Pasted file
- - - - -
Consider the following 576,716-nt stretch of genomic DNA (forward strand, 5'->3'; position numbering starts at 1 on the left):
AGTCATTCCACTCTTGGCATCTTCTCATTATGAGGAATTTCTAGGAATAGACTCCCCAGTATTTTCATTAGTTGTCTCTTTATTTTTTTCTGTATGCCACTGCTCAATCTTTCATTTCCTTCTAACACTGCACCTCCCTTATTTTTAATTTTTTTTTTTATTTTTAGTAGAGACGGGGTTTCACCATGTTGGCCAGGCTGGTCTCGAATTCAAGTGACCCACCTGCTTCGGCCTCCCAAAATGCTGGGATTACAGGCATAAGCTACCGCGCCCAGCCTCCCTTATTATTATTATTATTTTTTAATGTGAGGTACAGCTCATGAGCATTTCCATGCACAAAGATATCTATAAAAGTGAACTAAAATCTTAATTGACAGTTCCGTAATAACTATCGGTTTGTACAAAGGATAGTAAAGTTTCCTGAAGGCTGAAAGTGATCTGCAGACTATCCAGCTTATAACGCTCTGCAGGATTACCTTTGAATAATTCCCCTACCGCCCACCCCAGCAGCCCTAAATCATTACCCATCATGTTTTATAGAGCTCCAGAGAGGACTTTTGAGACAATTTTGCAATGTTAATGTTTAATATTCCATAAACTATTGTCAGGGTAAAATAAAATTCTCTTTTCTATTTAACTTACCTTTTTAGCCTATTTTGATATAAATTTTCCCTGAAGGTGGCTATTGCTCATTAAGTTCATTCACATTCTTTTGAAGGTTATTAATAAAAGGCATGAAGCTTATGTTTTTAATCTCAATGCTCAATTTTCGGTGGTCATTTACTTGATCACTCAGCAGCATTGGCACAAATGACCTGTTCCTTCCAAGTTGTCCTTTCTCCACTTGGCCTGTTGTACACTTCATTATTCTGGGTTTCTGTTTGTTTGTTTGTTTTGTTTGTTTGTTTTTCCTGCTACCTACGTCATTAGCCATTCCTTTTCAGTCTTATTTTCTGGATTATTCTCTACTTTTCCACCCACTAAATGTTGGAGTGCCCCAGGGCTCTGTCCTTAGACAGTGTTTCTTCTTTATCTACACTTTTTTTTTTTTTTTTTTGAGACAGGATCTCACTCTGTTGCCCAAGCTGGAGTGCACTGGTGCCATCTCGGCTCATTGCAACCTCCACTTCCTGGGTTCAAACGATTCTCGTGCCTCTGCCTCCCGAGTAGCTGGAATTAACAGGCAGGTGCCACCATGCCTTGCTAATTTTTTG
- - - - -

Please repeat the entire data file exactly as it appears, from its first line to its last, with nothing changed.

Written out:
Consider the following 576,716-nt stretch of genomic DNA (forward strand, 5'->3'; position numbering starts at 1 on the left):
AGTCATTCCACTCTTGGCATCTTCTCATTATGAGGAATTTCTAGGAATAGACTCCCCAGTATTTTCATTAGTTGTCTCTTTATTTTTTTCTGTATGCCACTGCTCAATCTTTCATTTCCTTCTAACACTGCACCTCCCTTATTTTTAATTTTTTTTTTTATTTTTAGTAGAGACGGGGTTTCACCATGTTGGCCAGGCTGGTCTCGAATTCAAGTGACCCACCTGCTTCGGCCTCCCAAAATGCTGGGATTACAGGCATAAGCTACCGCGCCCAGCCTCCCTTATTATTATTATTATTTTTTAATGTGAGGTACAGCTCATGAGCATTTCCATGCACAAAGATATCTATAAAAGTGAACTAAAATCTTAATTGACAGTTCCGTAATAACTATCGGTTTGTACAAAGGATAGTAAAGTTTCCTGAAGGCTGAAAGTGATCTGCAGACTATCCAGCTTATAACGCTCTGCAGGATTACCTTTGAATAATTCCCCTACCGCCCACCCCAGCAGCCCTAAATCATTACCCATCATGTTTTATAGAGCTCCAGAGAGGACTTTTGAGACAATTTTGCAATGTTAATGTTTAATATTCCATAAACTATTGTCAGGGTAAAATAAAATTCTCTTTTCTATTTAACTTACCTTTTTAGCCTATTTTGATATAAATTTTCCCTGAAGGTGGCTATTGCTCATTAAGTTCATTCACATTCTTTTGAAGGTTATTAATAAAAGGCATGAAGCTTATGTTTTTAATCTCAATGCTCAATTTTCGGTGGTCATTTACTTGATCACTCAGCAGCATTGGCACAAATGACCTGTTCCTTCCAAGTTGTCCTTTCTCCACTTGGCCTGTTGTACACTTCATTATTCTGGGTTTCTGTTTGTTTGTTTGTTTTGTTTGTTTGTTTTTCCTGCTACCTACGTCATTAGCCATTCCTTTTCAGTCTTATTTTCTGGATTATTCTCTACTTTTCCACCCACTAAATGTTGGAGTGCCCCAGGGCTCTGTCCTTAGACAGTGTTTCTTCTTTATCTACACTTTTTTTTTTTTTTTTTTGAGACAGGATCTCACTCTGTTGCCCAAGCTGGAGTGCACTGGTGCCATCTCGGCTCATTGCAACCTCCACTTCCTGGGTTCAAACGATTCTCGTGCCTCTGCCTCCCGAGTAGCTGGAATTAACAGGCAGGTGCCACCATGCCTTGCTAATTTTTTG